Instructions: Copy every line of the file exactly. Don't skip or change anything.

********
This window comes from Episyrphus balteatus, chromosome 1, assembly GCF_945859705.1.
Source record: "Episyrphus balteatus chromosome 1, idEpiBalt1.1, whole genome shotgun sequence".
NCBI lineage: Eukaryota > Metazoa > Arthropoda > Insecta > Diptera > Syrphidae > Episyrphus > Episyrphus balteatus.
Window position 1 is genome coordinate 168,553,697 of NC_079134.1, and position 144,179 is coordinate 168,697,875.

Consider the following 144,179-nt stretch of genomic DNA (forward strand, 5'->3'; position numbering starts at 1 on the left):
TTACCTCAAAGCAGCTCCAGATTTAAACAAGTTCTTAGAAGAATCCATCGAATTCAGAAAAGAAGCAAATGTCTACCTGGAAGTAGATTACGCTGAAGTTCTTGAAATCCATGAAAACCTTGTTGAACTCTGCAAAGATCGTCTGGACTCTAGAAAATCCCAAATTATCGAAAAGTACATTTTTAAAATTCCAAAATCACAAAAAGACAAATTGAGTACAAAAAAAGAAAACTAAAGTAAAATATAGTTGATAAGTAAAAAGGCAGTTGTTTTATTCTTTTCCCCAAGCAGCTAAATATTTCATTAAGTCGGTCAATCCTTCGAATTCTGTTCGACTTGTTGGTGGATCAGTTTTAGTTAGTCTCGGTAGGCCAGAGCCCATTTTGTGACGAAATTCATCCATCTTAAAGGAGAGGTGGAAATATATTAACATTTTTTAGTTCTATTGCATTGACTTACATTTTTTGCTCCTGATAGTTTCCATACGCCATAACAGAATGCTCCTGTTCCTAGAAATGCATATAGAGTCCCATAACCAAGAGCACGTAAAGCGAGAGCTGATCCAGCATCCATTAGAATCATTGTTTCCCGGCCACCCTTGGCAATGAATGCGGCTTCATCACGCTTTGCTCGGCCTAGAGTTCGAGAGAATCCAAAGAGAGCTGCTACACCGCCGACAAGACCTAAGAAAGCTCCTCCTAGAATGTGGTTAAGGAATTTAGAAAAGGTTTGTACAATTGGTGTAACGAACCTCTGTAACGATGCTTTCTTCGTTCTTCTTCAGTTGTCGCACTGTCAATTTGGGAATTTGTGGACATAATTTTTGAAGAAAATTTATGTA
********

This window comes from Episyrphus balteatus, chromosome 1, assembly GCF_945859705.1.
Source record: "Episyrphus balteatus chromosome 1, idEpiBalt1.1, whole genome shotgun sequence".
NCBI lineage: Eukaryota > Metazoa > Arthropoda > Insecta > Diptera > Syrphidae > Episyrphus > Episyrphus balteatus.
Window position 1 is genome coordinate 168,553,697 of NC_079134.1, and position 144,179 is coordinate 168,697,875.

Consider the following 144,179-nt stretch of genomic DNA (forward strand, 5'->3'; position numbering starts at 1 on the left):
TTACCTCAAAGCAGCTCCAGATTTAAACAAGTTCTTAGAAGAATCCATCGAATTCAGAAAAGAAGCAAATGTCTACCTGGAAGTAGATTACGCTGAAGTTCTTGAAATCCATGAAAACCTTGTTGAACTCTGCAAAGATCGTCTGGACTCTAGAAAATCCCAAATTATCGAAAAGTACATTTTTAAAATTCCAAAATCACAAAAAGACAAATTGAGTACAAAAAAAGAAAACTAAAGTAAAATATAGTTGATAAGTAAAAAGGCAGTTGTTTTATTCTTTTCCCCAAGCAGCTAAATATTTCATTAAGTCGGTCAATCCTTCGAATTCTGTTCGACTTGTTGGTGGATCAGTTTTAGTTAGTCTCGGTAGGCCAGAGCCCATTTTGTGACGAAATTCATCCATCTTAAAGGAGAGGTGGAAATATATTAACATTTTTTAGTTCTATTGCATTGACTTACATTTTTTGCTCCTGATAGTTTCCATACGCCATAACAGAATGCTCCTGTTCCTAGAAATGCATATAGAGTCCCATAACCAAGAGCACGTAAAGCGAGAGCTGATCCAGCATCCATTAGAATCATTGTTTCCCGGCCACCCTTGGCAATGAATGCGGCTTCATCACGCTTTGCTCGGCCTAGAGTTCGAGAGAATCCAAAGAGAGCTGCTACACCGCCGACAAGACCTAAGAAAGCTCCTCCTAGAATGTGGTTAAGGAATTTAGAAAAGGTTTGTACAATTGGTGTAACGAACCTCTGTAACGATGCTTTCTTCGTTCTTCTTCAGTTGTCGCACTGTCAATTTGGGAATTTGTGGACATAATTTTTGAAGAAAATTTATGTA